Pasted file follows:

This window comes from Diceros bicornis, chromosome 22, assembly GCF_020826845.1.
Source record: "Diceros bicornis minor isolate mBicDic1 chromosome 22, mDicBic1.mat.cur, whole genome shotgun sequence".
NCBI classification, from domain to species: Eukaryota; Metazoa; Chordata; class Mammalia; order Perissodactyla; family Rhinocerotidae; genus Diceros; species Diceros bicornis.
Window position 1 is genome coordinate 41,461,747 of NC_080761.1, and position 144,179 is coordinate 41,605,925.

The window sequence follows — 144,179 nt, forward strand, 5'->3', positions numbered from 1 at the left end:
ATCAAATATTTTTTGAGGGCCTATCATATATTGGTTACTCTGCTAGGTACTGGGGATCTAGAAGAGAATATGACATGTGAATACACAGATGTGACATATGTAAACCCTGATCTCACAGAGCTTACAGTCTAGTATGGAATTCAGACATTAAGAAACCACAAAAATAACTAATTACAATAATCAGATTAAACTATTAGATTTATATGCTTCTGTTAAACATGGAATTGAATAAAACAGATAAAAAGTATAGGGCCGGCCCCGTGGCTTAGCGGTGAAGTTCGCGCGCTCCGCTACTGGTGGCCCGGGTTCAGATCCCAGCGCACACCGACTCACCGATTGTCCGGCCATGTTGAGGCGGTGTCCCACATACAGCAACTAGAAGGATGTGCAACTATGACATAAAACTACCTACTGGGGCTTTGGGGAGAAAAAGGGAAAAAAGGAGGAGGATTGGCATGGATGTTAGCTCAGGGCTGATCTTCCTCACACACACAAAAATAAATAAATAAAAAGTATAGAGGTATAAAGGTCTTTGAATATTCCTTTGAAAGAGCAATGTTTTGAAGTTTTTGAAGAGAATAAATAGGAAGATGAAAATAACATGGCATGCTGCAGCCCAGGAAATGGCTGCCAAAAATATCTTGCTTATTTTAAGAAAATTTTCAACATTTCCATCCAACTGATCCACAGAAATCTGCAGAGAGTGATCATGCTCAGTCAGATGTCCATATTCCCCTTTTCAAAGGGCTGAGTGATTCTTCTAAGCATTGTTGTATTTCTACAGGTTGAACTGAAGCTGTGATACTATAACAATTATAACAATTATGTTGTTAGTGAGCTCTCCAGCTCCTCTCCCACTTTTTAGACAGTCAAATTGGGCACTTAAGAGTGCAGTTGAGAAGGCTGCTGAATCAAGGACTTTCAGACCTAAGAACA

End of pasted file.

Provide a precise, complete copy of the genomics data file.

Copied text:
This window comes from Diceros bicornis, chromosome 22, assembly GCF_020826845.1.
Source record: "Diceros bicornis minor isolate mBicDic1 chromosome 22, mDicBic1.mat.cur, whole genome shotgun sequence".
NCBI classification, from domain to species: Eukaryota; Metazoa; Chordata; class Mammalia; order Perissodactyla; family Rhinocerotidae; genus Diceros; species Diceros bicornis.
Window position 1 is genome coordinate 41,461,747 of NC_080761.1, and position 144,179 is coordinate 41,605,925.

The window sequence follows — 144,179 nt, forward strand, 5'->3', positions numbered from 1 at the left end:
ATCAAATATTTTTTGAGGGCCTATCATATATTGGTTACTCTGCTAGGTACTGGGGATCTAGAAGAGAATATGACATGTGAATACACAGATGTGACATATGTAAACCCTGATCTCACAGAGCTTACAGTCTAGTATGGAATTCAGACATTAAGAAACCACAAAAATAACTAATTACAATAATCAGATTAAACTATTAGATTTATATGCTTCTGTTAAACATGGAATTGAATAAAACAGATAAAAAGTATAGGGCCGGCCCCGTGGCTTAGCGGTGAAGTTCGCGCGCTCCGCTACTGGTGGCCCGGGTTCAGATCCCAGCGCACACCGACTCACCGATTGTCCGGCCATGTTGAGGCGGTGTCCCACATACAGCAACTAGAAGGATGTGCAACTATGACATAAAACTACCTACTGGGGCTTTGGGGAGAAAAAGGGAAAAAAGGAGGAGGATTGGCATGGATGTTAGCTCAGGGCTGATCTTCCTCACACACACAAAAATAAATAAATAAAAAGTATAGAGGTATAAAGGTCTTTGAATATTCCTTTGAAAGAGCAATGTTTTGAAGTTTTTGAAGAGAATAAATAGGAAGATGAAAATAACATGGCATGCTGCAGCCCAGGAAATGGCTGCCAAAAATATCTTGCTTATTTTAAGAAAATTTTCAACATTTCCATCCAACTGATCCACAGAAATCTGCAGAGAGTGATCATGCTCAGTCAGATGTCCATATTCCCCTTTTCAAAGGGCTGAGTGATTCTTCTAAGCATTGTTGTATTTCTACAGGTTGAACTGAAGCTGTGATACTATAACAATTATAACAATTATGTTGTTAGTGAGCTCTCCAGCTCCTCTCCCACTTTTTAGACAGTCAAATTGGGCACTTAAGAGTGCAGTTGAGAAGGCTGCTGAATCAAGGACTTTCAGACCTAAGAACA